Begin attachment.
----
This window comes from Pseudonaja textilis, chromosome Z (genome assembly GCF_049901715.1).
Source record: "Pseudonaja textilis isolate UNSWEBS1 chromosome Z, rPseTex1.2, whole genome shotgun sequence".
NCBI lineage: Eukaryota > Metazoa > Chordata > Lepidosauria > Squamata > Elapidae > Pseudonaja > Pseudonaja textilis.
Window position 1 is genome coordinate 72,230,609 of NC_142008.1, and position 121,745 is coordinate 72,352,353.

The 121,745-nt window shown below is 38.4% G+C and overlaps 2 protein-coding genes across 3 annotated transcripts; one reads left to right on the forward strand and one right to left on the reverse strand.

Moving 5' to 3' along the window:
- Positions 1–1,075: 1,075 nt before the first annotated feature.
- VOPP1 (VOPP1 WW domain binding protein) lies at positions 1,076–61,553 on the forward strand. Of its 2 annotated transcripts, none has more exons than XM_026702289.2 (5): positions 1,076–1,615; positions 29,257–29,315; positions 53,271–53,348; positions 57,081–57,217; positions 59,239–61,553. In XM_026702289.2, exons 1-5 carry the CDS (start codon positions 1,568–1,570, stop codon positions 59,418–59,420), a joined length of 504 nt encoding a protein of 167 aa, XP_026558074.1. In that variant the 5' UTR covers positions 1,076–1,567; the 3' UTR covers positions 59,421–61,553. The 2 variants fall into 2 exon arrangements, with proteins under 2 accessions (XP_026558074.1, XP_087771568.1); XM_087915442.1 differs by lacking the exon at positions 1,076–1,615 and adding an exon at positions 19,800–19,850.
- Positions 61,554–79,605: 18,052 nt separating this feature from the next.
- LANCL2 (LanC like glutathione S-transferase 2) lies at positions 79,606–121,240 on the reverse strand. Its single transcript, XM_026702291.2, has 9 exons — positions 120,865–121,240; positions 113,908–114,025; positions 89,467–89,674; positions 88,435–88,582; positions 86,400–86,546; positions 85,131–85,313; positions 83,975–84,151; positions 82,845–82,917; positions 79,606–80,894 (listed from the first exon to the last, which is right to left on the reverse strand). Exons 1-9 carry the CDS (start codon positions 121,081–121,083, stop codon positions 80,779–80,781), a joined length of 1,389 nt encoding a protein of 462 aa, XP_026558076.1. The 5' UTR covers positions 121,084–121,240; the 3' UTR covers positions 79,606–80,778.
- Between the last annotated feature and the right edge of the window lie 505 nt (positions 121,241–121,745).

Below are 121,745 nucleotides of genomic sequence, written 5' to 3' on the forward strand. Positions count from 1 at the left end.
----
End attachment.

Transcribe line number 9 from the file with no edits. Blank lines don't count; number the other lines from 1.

- Positions 61,554–79,605: 18,052 nt separating this feature from the next.